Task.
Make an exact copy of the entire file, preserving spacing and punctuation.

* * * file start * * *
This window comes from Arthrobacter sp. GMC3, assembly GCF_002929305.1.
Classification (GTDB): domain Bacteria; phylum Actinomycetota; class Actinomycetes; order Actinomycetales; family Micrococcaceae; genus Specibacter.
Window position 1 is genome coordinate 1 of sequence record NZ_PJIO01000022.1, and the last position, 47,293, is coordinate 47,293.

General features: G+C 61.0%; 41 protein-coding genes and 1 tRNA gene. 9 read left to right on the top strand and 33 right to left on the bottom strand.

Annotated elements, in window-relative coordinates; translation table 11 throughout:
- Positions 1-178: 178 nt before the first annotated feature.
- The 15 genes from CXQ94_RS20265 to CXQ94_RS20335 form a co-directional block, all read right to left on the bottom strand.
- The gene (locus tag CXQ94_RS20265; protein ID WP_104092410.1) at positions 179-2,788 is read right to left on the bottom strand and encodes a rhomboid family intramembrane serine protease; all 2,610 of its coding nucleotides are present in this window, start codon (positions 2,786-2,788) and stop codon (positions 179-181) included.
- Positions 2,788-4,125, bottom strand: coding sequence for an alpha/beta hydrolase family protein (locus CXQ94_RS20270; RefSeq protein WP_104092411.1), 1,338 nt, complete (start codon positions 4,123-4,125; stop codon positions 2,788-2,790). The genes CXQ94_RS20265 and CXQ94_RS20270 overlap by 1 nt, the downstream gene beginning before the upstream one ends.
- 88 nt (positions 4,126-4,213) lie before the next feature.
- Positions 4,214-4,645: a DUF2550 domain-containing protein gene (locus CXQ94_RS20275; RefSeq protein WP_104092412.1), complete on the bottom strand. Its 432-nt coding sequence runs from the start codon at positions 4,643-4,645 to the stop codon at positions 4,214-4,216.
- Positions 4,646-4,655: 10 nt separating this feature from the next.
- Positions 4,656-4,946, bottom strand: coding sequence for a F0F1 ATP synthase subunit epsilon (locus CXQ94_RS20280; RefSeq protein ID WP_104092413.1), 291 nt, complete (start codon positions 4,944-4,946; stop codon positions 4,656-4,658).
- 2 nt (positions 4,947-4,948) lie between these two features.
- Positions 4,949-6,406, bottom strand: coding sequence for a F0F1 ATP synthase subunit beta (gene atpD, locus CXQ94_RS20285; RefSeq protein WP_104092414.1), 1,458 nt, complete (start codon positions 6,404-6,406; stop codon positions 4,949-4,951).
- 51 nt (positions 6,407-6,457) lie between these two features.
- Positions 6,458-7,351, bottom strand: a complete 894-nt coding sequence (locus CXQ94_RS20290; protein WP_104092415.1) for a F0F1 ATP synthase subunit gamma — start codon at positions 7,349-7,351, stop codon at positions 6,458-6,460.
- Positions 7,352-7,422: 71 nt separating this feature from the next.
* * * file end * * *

This window comes from Arthrobacter sp. GMC3, assembly GCF_002929305.1.
Classification (GTDB): domain Bacteria; phylum Actinomycetota; class Actinomycetes; order Actinomycetales; family Micrococcaceae; genus Specibacter.
Window position 1 is genome coordinate 1 of sequence record NZ_PJIO01000022.1, and the last position, 47,293, is coordinate 47,293.

General features: G+C 61.0%; 41 protein-coding genes and 1 tRNA gene. 9 read left to right on the top strand and 33 right to left on the bottom strand.

Annotated elements, in window-relative coordinates; translation table 11 throughout:
- Positions 1-178: 178 nt before the first annotated feature.
- The 15 genes from CXQ94_RS20265 to CXQ94_RS20335 form a co-directional block, all read right to left on the bottom strand.
- The gene (locus tag CXQ94_RS20265; protein ID WP_104092410.1) at positions 179-2,788 is read right to left on the bottom strand and encodes a rhomboid family intramembrane serine protease; all 2,610 of its coding nucleotides are present in this window, start codon (positions 2,786-2,788) and stop codon (positions 179-181) included.
- Positions 2,788-4,125, bottom strand: coding sequence for an alpha/beta hydrolase family protein (locus CXQ94_RS20270; RefSeq protein WP_104092411.1), 1,338 nt, complete (start codon positions 4,123-4,125; stop codon positions 2,788-2,790). The genes CXQ94_RS20265 and CXQ94_RS20270 overlap by 1 nt, the downstream gene beginning before the upstream one ends.
- 88 nt (positions 4,126-4,213) lie before the next feature.
- Positions 4,214-4,645: a DUF2550 domain-containing protein gene (locus CXQ94_RS20275; RefSeq protein WP_104092412.1), complete on the bottom strand. Its 432-nt coding sequence runs from the start codon at positions 4,643-4,645 to the stop codon at positions 4,214-4,216.
- Positions 4,646-4,655: 10 nt separating this feature from the next.
- Positions 4,656-4,946, bottom strand: coding sequence for a F0F1 ATP synthase subunit epsilon (locus CXQ94_RS20280; RefSeq protein ID WP_104092413.1), 291 nt, complete (start codon positions 4,944-4,946; stop codon positions 4,656-4,658).
- 2 nt (positions 4,947-4,948) lie between these two features.
- Positions 4,949-6,406, bottom strand: coding sequence for a F0F1 ATP synthase subunit beta (gene atpD, locus CXQ94_RS20285; RefSeq protein WP_104092414.1), 1,458 nt, complete (start codon positions 6,404-6,406; stop codon positions 4,949-4,951).
- 51 nt (positions 6,407-6,457) lie between these two features.
- Positions 6,458-7,351, bottom strand: a complete 894-nt coding sequence (locus CXQ94_RS20290; protein WP_104092415.1) for a F0F1 ATP synthase subunit gamma — start codon at positions 7,349-7,351, stop codon at positions 6,458-6,460.
- Positions 7,352-7,422: 71 nt separating this feature from the next.